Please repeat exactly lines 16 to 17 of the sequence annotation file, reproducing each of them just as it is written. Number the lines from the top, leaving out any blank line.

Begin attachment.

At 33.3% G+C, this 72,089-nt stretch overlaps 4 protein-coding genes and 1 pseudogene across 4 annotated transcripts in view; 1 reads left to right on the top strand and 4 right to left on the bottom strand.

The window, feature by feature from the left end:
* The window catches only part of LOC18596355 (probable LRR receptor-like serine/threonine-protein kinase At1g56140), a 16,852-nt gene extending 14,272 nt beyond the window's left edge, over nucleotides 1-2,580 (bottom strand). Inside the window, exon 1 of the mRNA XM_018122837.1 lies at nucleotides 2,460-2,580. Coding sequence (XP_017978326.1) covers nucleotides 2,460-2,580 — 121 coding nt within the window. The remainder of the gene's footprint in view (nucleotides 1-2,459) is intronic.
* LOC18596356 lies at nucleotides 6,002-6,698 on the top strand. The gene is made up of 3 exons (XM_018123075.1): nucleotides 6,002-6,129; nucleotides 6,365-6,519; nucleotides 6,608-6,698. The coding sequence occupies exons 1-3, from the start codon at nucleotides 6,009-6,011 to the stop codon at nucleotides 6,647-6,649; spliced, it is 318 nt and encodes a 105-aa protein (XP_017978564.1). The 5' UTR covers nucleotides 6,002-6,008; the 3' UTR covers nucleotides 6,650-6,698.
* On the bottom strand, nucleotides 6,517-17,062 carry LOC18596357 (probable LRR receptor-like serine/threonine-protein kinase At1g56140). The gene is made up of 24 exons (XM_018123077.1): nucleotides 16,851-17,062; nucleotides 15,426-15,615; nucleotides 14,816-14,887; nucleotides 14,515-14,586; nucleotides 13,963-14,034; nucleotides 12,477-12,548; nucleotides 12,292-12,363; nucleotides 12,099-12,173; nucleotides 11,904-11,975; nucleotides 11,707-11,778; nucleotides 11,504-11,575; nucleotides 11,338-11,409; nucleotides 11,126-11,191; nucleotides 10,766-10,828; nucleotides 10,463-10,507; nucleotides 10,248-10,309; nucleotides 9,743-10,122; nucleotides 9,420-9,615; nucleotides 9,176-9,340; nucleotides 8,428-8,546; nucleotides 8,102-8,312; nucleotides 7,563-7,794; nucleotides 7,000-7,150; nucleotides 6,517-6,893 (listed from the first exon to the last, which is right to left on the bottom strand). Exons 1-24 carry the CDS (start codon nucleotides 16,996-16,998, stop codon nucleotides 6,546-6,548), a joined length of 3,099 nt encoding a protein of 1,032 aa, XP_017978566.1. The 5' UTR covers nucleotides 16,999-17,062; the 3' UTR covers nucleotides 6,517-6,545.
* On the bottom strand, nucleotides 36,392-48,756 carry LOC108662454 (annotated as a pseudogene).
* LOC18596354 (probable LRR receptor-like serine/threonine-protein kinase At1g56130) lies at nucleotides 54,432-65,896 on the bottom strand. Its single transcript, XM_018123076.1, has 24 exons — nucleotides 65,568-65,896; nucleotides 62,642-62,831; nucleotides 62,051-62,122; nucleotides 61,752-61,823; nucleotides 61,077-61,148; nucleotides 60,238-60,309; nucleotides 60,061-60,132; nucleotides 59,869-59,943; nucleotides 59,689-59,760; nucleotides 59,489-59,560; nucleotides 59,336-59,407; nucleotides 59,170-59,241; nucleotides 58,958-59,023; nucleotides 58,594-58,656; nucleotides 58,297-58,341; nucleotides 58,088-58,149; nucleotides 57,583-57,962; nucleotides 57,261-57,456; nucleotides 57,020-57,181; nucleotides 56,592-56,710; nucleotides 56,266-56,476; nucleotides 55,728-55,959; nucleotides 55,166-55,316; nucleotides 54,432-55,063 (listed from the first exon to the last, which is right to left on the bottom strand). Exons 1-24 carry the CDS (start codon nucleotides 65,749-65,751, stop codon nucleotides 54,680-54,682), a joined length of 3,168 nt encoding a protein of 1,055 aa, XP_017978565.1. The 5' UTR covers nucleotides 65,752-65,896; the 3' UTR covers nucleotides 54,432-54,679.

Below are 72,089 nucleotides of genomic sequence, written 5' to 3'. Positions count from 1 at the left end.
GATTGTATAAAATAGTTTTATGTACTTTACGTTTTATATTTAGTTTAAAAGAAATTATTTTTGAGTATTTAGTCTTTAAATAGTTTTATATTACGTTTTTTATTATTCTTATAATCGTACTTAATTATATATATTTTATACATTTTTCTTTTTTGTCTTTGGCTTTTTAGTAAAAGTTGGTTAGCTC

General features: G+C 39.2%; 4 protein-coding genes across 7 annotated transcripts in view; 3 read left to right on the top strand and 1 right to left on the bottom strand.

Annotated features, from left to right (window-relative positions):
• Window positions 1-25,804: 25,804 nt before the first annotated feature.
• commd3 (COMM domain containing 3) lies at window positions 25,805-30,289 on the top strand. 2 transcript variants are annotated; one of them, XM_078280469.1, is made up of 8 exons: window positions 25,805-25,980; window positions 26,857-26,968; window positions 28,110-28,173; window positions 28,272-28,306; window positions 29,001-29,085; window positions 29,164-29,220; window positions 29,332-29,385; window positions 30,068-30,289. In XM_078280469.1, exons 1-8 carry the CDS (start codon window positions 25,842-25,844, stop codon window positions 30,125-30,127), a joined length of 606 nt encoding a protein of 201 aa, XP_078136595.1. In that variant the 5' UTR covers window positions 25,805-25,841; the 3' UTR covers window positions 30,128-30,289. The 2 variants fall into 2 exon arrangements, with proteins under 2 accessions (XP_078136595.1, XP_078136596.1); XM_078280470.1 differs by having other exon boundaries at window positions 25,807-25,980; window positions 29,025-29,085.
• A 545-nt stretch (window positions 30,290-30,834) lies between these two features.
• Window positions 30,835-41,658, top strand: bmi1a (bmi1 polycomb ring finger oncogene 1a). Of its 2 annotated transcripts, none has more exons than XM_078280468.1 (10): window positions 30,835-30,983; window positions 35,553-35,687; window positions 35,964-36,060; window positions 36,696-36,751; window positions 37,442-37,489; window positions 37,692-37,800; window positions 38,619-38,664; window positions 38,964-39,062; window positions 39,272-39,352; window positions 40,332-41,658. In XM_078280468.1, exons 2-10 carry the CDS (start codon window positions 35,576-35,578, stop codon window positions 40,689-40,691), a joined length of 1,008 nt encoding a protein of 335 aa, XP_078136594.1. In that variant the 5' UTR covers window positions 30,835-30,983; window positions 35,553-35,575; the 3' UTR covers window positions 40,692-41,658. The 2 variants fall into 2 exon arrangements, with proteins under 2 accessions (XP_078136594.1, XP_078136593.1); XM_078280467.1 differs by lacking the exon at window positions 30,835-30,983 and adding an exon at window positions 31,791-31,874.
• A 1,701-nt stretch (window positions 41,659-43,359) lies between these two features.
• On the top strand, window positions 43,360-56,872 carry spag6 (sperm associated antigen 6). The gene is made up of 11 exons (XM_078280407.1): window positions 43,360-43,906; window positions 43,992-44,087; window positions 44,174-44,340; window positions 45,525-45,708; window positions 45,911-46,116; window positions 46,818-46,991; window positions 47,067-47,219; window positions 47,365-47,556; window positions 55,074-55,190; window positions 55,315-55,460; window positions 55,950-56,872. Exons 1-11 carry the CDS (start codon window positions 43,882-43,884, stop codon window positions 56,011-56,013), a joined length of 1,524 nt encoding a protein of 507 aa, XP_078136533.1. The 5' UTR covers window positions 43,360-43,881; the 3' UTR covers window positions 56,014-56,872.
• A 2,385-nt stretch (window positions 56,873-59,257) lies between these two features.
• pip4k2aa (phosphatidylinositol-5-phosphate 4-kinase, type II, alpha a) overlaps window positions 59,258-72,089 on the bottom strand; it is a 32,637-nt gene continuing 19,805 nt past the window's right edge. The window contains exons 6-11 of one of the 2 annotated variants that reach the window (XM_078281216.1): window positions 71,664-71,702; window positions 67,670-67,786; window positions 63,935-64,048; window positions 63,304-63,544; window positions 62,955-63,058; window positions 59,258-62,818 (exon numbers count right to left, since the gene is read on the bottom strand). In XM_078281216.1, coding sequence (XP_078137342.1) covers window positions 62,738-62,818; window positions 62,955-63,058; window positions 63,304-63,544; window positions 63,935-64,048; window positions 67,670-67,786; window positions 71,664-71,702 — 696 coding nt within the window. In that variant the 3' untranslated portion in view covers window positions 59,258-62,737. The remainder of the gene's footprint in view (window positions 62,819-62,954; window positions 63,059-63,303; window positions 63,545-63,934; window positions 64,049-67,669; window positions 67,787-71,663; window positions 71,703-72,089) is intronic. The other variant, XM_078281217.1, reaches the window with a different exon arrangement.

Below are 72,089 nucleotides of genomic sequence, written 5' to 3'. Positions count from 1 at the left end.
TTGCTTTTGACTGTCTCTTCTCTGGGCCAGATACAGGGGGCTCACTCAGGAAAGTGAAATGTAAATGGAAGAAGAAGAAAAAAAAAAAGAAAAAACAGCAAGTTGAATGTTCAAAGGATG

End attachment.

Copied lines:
• A 1,701-nt stretch (window positions 41,659-43,359) lies between these two features.
• On the top strand, window positions 43,360-56,872 carry spag6 (sperm associated antigen 6). The gene is made up of 11 exons (XM_078280407.1): window positions 43,360-43,906; window positions 43,992-44,087; window positions 44,174-44,340; window positions 45,525-45,708; window positions 45,911-46,116; window positions 46,818-46,991; window positions 47,067-47,219; window positions 47,365-47,556; window positions 55,074-55,190; window positions 55,315-55,460; window positions 55,950-56,872. Exons 1-11 carry the CDS (start codon window positions 43,882-43,884, stop codon window positions 56,011-56,013), a joined length of 1,524 nt encoding a protein of 507 aa, XP_078136533.1. The 5' UTR covers window positions 43,360-43,881; the 3' UTR covers window positions 56,014-56,872.